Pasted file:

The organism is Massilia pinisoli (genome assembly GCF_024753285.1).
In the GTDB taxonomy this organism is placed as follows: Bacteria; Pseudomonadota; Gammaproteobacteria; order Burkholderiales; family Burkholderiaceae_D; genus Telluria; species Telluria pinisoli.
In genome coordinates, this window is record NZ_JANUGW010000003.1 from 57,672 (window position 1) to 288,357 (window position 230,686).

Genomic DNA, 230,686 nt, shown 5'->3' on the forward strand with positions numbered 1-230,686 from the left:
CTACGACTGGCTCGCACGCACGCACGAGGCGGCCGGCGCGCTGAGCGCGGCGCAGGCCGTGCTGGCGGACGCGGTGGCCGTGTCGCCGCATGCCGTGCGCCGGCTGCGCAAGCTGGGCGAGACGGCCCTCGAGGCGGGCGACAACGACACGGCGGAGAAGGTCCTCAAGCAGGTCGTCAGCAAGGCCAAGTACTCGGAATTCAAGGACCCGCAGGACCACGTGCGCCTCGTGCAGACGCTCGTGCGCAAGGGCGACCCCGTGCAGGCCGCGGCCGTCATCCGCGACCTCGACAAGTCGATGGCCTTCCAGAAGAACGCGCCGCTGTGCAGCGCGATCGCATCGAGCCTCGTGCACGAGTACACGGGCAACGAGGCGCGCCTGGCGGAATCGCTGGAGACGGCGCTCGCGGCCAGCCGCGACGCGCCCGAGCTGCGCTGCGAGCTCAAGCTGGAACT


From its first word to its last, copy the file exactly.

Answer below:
The organism is Massilia pinisoli (genome assembly GCF_024753285.1).
In the GTDB taxonomy this organism is placed as follows: Bacteria; Pseudomonadota; Gammaproteobacteria; order Burkholderiales; family Burkholderiaceae_D; genus Telluria; species Telluria pinisoli.
In genome coordinates, this window is record NZ_JANUGW010000003.1 from 57,672 (window position 1) to 288,357 (window position 230,686).

Genomic DNA, 230,686 nt, shown 5'->3' on the forward strand with positions numbered 1-230,686 from the left:
CTACGACTGGCTCGCACGCACGCACGAGGCGGCCGGCGCGCTGAGCGCGGCGCAGGCCGTGCTGGCGGACGCGGTGGCCGTGTCGCCGCATGCCGTGCGCCGGCTGCGCAAGCTGGGCGAGACGGCCCTCGAGGCGGGCGACAACGACACGGCGGAGAAGGTCCTCAAGCAGGTCGTCAGCAAGGCCAAGTACTCGGAATTCAAGGACCCGCAGGACCACGTGCGCCTCGTGCAGACGCTCGTGCGCAAGGGCGACCCCGTGCAGGCCGCGGCCGTCATCCGCGACCTCGACAAGTCGATGGCCTTCCAGAAGAACGCGCCGCTGTGCAGCGCGATCGCATCGAGCCTCGTGCACGAGTACACGGGCAACGAGGCGCGCCTGGCGGAATCGCTGGAGACGGCGCTCGCGGCCAGCCGCGACGCGCCCGAGCTGCGCTGCGAGCTCAAGCTGGAACT